All Publix grocery stores in Pinellas, Hillsborough, Pasco, Hernando, Lake, Polk and Manatee counties will close Saturday night at 8 p.m. Stores are tentatively planned to reopen on Tuesday if weather permits.
Additionally, Publix stores in Collier, Lee, Charlotte, Sarasota and Desoto counties will close Friday night at 8 p.m. and plan to reopen on Monday.
The main arteries of Clearwater Beach were nearly empty of cars Friday afternoon, without the typical bustle of tourists and visitors. Restaurants and bars locked their doors, some nailed plywood over the windows, expecting no business after officials blocked access to the beach beginning at 10 a.m.
But Atif Abdelkader, owner of Captain’s Pizza on Mandalay Avenue, will be open all day for one main reason:
“To feed the cops out here working,” he said.
In business for 26 years, Abdelkader said he’s not fearful of Hurricane Irma or what it might do to Tampa Bay.
Businesses recover, people protect each other.
He said he plans to cook 20 to 40 pizzas for the first responders who come in his shop to eat. He said he ordered 30 extra cases of water to hand out, “but the delivery never showed up.”
The shop is typically full of diners by noon, eating pizza, wings, salads. But Friday it was empty.
Originally from Egypt, Abdelkader said his Islamic faith has taught him to fast and he is prepared to do so in a worse-case hurricane scenario.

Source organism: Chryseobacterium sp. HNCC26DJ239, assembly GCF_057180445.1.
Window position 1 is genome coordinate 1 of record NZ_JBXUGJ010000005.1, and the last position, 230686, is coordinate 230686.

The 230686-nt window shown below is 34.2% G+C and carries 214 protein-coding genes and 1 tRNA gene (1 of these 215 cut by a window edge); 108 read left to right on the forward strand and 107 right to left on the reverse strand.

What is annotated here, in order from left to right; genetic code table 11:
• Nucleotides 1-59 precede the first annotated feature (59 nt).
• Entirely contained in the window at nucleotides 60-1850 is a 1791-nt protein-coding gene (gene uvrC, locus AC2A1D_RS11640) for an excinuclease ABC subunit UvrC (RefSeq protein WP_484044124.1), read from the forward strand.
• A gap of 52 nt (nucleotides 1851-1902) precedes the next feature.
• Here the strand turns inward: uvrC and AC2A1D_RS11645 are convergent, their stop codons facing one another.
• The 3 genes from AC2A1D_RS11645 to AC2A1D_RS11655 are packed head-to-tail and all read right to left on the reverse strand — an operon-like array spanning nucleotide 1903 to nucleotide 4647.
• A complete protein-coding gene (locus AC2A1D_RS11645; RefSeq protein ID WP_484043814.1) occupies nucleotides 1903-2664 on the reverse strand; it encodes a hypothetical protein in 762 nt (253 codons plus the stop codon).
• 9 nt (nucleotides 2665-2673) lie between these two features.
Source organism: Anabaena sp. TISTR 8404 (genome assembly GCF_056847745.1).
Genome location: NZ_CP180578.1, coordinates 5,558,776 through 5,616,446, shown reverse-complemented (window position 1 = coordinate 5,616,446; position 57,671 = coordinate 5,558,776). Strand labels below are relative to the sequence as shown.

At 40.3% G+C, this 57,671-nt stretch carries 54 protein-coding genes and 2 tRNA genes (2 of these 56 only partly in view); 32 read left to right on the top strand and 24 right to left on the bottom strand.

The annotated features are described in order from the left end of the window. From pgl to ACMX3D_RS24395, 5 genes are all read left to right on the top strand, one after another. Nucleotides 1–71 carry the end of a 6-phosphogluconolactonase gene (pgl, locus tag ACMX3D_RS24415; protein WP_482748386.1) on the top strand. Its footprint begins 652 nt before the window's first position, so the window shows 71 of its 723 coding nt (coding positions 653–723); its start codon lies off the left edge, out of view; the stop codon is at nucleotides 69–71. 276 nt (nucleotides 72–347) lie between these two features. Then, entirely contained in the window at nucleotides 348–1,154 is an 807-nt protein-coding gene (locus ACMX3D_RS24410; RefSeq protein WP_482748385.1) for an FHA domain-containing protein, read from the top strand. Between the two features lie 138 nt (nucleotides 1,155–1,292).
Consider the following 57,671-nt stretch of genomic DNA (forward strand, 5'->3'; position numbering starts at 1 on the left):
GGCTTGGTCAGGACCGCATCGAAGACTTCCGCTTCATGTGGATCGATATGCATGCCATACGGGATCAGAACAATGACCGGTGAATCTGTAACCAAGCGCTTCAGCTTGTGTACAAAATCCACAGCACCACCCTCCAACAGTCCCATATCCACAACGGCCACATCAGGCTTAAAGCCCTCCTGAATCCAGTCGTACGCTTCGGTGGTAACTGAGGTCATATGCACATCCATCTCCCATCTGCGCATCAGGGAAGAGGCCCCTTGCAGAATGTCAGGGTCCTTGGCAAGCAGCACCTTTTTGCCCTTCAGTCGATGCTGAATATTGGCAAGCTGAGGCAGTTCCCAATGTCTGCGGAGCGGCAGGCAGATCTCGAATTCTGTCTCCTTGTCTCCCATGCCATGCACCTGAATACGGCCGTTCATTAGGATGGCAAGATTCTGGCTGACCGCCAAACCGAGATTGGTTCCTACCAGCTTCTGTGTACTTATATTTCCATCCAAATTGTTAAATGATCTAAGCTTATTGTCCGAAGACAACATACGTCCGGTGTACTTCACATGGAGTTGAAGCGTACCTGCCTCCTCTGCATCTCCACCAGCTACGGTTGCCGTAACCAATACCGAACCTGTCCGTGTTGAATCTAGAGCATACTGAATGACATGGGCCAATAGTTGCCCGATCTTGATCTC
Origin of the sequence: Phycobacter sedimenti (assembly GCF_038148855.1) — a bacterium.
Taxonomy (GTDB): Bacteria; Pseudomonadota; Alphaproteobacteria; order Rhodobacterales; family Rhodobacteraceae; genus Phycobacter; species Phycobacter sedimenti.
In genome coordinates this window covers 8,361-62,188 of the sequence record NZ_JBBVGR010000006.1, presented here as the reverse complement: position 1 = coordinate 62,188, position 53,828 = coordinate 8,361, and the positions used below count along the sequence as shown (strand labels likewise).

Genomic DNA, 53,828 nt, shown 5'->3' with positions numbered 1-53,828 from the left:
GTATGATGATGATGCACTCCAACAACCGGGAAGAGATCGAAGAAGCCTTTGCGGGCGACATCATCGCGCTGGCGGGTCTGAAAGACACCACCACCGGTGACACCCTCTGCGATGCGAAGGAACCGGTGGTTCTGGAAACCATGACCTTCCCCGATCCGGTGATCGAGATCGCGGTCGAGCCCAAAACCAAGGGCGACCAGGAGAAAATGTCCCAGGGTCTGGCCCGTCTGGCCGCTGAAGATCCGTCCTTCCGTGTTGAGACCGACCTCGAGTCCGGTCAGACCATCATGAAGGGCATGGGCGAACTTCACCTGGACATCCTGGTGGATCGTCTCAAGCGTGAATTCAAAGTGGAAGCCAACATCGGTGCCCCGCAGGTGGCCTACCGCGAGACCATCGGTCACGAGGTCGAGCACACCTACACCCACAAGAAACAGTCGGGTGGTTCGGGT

He said he will go home to Clearwater after work and tell his wife, mother and one-month-old baby not to worry.
From the City of Tampa:
All special needs and manufactured homes residents should also evacuate
The City of Tampa has issued an order for evacuations ahead of the expected high winds across the city and potential storm surge that may occur along the city’s coastal areas.
A mandatory evacuation has been ordered for those residents living in evacuation ZONE A effective 2:00 p.m. Friday, September 8.
To view evacuation zones by address, use the interactive map here.
Hillsborough County shelters are opening throughout today and Saturday. If you decide to stay at a shelter, please bring proper identification, money, and any medicine. For a list of available special needs and other shelters, please see the information given out by Hillsborough County here.